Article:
“He who has knowledge spares his words, and a man of understanding is of a calm spirit.” (Proverbs 17:27)
It’s Valentine’s Day week! How will you tell your sweetheart, “I love you”?
On our first Valentine’s Day together 34 years ago, I hinted at those words to my beloved—I gave him a mug with “I LOVE YOU” emblazoned on the side in a crossword puzzle. Exactly one month later, he pronounced the same words to me, for the first time, as he proposed.
Most giddy-in-love couples have their own love language, carrying secret messages of bliss or laughter known only to each other. As the routine of life settles in, those little love signals tend to grow fainter—unless you keep the communication lines open.
Boatloads of marriage books have been written about the importance of good communication, love languages, dealing with conflicts, and so forth. Go to those experts for the best tips…we certainly aren’t among the saints who have it all figured out. But here are a few concepts we’ve practiced over the years:
- Wait for the right timing for an important discussion. Don’t launch into a litany of problems or complaints right away in the evening after work. I learned that my husband’s “compassion gas tank” is completely empty at that time of day—he has used it all up by then. Plus, it’s never profitable to deal with issues when you’re hungry or weary. Let your words at that hour be kind, positive, and welcoming. Problems can wait until after dinner or at a scheduled time. Enjoying a piece of hot homemade pie while you talk makes your conversation sweeter, too!
- Work on your listening skills. We’ve found we don’t listen as well as we should when cellphones are in our hands. When you want to have an important conversation, turn your cellphones off or flip them over, face down, away from your grip. Keep eye contact with your partner as much as possible, and turn off all distractions. Practice listening with respect for what your partner is saying.
- In any discussion, mention points where you fully agree with your spouse. You don’t have to agree with everything, but one of the worst things you can say to your beloved is “Yes, but….” That’s not agreement at all. You’ve qualified your response in a way that is critical. According to James 5:12, “Let your ‘Yes’ be ‘Yes,’ and your ‘No,’ ‘No,’ lest you fall into judgment.” The context is a warning not to swear by anything, but the admonition applies to marital discussion as well. You don’t have to agree on everything, but where you do, agree wholeheartedly to validate your spouse’s point of view.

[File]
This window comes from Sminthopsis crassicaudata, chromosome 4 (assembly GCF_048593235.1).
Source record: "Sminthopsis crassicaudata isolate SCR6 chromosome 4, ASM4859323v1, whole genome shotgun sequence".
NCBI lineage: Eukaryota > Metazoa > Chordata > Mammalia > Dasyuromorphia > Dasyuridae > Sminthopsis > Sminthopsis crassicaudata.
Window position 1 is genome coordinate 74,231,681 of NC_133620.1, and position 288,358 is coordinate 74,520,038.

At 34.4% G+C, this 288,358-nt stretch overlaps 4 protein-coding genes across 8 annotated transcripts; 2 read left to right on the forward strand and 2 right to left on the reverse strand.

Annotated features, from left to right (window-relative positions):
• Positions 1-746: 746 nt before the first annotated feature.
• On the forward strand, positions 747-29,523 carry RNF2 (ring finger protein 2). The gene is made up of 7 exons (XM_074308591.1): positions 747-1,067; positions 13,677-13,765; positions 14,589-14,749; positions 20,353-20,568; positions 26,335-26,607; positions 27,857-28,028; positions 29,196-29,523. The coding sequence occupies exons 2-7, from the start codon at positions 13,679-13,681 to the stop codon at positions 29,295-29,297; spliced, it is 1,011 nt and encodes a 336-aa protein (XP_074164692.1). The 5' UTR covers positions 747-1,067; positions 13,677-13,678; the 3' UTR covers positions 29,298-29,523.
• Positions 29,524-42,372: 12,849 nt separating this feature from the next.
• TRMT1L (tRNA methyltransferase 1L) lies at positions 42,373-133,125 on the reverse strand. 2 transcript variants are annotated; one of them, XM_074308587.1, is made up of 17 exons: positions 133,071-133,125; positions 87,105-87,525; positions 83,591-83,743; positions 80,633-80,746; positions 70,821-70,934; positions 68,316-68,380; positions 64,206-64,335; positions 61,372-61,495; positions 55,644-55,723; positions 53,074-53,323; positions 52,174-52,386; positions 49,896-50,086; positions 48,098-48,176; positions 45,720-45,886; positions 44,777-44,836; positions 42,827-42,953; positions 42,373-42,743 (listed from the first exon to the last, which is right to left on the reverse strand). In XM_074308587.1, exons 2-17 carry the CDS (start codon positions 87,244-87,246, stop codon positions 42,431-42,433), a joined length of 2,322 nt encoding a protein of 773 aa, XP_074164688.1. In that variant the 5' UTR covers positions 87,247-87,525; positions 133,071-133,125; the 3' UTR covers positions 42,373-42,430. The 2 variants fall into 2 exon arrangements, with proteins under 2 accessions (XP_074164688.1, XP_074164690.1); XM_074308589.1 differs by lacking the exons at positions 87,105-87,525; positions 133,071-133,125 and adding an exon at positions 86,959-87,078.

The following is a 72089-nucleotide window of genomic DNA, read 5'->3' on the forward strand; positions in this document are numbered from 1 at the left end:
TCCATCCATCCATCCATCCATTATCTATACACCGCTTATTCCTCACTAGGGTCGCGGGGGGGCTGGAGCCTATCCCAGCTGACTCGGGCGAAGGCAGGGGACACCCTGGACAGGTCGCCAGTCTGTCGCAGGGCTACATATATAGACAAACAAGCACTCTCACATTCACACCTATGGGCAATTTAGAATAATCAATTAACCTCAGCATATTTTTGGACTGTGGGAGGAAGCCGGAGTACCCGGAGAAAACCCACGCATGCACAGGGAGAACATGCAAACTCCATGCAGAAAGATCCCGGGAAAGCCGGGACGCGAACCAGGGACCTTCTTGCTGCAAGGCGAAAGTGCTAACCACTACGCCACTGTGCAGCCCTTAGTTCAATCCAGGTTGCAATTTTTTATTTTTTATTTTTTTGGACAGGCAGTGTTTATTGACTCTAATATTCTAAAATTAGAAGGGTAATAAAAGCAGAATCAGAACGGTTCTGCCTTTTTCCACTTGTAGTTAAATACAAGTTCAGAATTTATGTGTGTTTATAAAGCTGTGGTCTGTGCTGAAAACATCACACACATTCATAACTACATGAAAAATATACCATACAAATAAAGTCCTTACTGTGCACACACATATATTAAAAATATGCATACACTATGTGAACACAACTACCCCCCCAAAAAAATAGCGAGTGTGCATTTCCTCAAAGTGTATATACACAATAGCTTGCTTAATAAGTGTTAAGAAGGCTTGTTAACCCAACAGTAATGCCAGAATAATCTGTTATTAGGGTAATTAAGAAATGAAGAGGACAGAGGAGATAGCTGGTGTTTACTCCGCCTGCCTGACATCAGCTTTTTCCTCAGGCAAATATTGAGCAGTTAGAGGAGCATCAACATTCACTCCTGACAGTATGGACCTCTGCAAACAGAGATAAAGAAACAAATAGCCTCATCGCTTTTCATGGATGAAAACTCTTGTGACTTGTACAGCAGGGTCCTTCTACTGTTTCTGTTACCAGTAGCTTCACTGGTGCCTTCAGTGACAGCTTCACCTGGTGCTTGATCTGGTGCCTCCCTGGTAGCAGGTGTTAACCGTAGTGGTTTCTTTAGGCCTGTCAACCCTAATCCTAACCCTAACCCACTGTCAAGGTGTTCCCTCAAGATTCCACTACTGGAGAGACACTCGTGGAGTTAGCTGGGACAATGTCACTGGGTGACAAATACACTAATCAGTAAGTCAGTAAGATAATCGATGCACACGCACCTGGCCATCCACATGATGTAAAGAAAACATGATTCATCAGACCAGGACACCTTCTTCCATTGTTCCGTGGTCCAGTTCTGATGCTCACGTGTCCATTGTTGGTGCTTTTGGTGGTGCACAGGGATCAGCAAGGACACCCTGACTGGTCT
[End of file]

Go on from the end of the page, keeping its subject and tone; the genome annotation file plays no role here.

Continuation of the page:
- Take time to be silent with each other. An abundance of words isn’t always profitable. Learn what makes your spouse content, and sometimes that’s merely your presence in a supporting way. Waiting in silence for the right words to say is far better than jumping into a heated debate or filling the airwaves with meaningless prattle.
- Finally, look for opportunities to praise your mate in front of others. This is huge. Public admiration for one of your spouse’s attributes is one of the nicest gifts you can give—one that reaps rewards as your mate recognizes your respect. Likewise, never criticize your spouse in front of someone else—it’s terribly damaging to a relationship.
I once heard a memorable bit of advice from a pastor at a wedding: Drive the cheapest, oldest car you can stand…and move into the nicest house you can afford. The idea is that your transportation doesn’t matter, but your home does. It needs to be a wholesome refuge from the world, a place where harmony exists and where you want to live at the end of your day.
As the apostle John declared, “Beloved, if God so loved us, we also ought to love one another.” (1 John 4:11). John reminds us that He is our perfect example of how to express real love to our spouses, sacrificially, because He loved us enough to send His Son Jesus to take away our sins.
This week, declare your love to your beloved with words, reassurance of your commitment, and praise. Happy Valentine’s Day!
Lord, You are the God of love. Your love for us is so incredibly powerful that You have written our names on Your hands and declared it through Your Son’s sacrifice on the cross. Help us to love each other more deeply, more unselfishly, that we may honor You. In Jesus’ name, Amen.
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© Copyright 2023 Nancy C. Williams, Lightbourne Creative (text and photography)
Scripture taken from the New King James Version®. Copyright © 1982 by Thomas Nelson. Used by permission. All rights reserved.
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2 responses to “The Privileged Life: Practical Tips for Marriage that Lasts (Part 4)”
Lovely, as always!
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Thank you…we certainly don’t have all this down perfectly, but God has been gracious to help us learn as we go!